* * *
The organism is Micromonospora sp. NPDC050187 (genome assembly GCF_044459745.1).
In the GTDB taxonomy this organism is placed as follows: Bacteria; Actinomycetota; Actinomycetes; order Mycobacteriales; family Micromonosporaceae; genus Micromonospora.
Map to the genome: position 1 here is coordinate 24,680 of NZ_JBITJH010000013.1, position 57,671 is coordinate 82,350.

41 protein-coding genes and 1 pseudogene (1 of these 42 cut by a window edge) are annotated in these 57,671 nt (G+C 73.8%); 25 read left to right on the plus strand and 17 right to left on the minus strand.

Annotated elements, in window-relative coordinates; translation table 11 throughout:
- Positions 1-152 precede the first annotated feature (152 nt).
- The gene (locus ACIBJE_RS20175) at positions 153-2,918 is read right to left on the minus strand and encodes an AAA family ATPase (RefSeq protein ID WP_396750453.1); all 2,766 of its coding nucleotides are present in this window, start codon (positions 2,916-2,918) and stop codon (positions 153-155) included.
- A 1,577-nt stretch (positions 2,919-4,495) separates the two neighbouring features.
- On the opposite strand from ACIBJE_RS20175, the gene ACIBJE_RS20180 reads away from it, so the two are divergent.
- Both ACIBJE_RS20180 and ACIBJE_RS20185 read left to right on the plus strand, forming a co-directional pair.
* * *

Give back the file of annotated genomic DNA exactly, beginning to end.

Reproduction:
The organism is Micromonospora sp. NPDC050187 (genome assembly GCF_044459745.1).
In the GTDB taxonomy this organism is placed as follows: Bacteria; Actinomycetota; Actinomycetes; order Mycobacteriales; family Micromonosporaceae; genus Micromonospora.
Map to the genome: position 1 here is coordinate 24,680 of NZ_JBITJH010000013.1, position 57,671 is coordinate 82,350.

41 protein-coding genes and 1 pseudogene (1 of these 42 cut by a window edge) are annotated in these 57,671 nt (G+C 73.8%); 25 read left to right on the plus strand and 17 right to left on the minus strand.

Annotated elements, in window-relative coordinates; translation table 11 throughout:
- Positions 1-152 precede the first annotated feature (152 nt).
- The gene (locus ACIBJE_RS20175) at positions 153-2,918 is read right to left on the minus strand and encodes an AAA family ATPase (RefSeq protein ID WP_396750453.1); all 2,766 of its coding nucleotides are present in this window, start codon (positions 2,916-2,918) and stop codon (positions 153-155) included.
- A 1,577-nt stretch (positions 2,919-4,495) separates the two neighbouring features.
- On the opposite strand from ACIBJE_RS20175, the gene ACIBJE_RS20180 reads away from it, so the two are divergent.
- Both ACIBJE_RS20180 and ACIBJE_RS20185 read left to right on the plus strand, forming a co-directional pair.